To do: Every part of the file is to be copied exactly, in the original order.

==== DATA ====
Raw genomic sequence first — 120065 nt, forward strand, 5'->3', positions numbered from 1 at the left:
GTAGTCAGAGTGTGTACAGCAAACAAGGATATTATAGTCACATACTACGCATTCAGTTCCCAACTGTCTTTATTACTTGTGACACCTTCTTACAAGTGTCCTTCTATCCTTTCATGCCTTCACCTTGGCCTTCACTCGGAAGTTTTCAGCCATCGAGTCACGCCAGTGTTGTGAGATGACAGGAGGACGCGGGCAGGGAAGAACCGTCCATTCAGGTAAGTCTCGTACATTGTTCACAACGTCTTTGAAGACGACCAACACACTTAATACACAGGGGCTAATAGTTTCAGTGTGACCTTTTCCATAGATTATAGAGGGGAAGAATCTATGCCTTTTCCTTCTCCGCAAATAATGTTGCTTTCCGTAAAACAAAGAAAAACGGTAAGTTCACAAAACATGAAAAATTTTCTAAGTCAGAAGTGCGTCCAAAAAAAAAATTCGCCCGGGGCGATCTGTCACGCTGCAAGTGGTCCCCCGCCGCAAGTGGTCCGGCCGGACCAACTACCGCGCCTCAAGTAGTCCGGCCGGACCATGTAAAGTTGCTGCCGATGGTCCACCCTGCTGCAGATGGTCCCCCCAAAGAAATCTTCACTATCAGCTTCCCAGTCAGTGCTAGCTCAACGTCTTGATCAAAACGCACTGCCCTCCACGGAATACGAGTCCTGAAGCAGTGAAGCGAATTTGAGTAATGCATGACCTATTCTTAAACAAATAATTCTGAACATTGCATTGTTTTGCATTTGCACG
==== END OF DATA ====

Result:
Raw genomic sequence first — 120065 nt, forward strand, 5'->3', positions numbered from 1 at the left:
GTAGTCAGAGTGTGTACAGCAAACAAGGATATTATAGTCACATACTACGCATTCAGTTCCCAACTGTCTTTATTACTTGTGACACCTTCTTACAAGTGTCCTTCTATCCTTTCATGCCTTCACCTTGGCCTTCACTCGGAAGTTTTCAGCCATCGAGTCACGCCAGTGTTGTGAGATGACAGGAGGACGCGGGCAGGGAAGAACCGTCCATTCAGGTAAGTCTCGTACATTGTTCACAACGTCTTTGAAGACGACCAACACACTTAATACACAGGGGCTAATAGTTTCAGTGTGACCTTTTCCATAGATTATAGAGGGGAAGAATCTATGCCTTTTCCTTCTCCGCAAATAATGTTGCTTTCCGTAAAACAAAGAAAAACGGTAAGTTCACAAAACATGAAAAATTTTCTAAGTCAGAAGTGCGTCCAAAAAAAAAATTCGCCCGGGGCGATCTGTCACGCTGCAAGTGGTCCCCCGCCGCAAGTGGTCCGGCCGGACCAACTACCGCGCCTCAAGTAGTCCGGCCGGACCATGTAAAGTTGCTGCCGATGGTCCACCCTGCTGCAGATGGTCCCCCCAAAGAAATCTTCACTATCAGCTTCCCAGTCAGTGCTAGCTCAACGTCTTGATCAAAACGCACTGCCCTCCACGGAATACGAGTCCTGAAGCAGTGAAGCGAATTTGAGTAATGCATGACCTATTCTTAAACAAATAATTCTGAACATTGCATTGTTTTGCATTTGCACG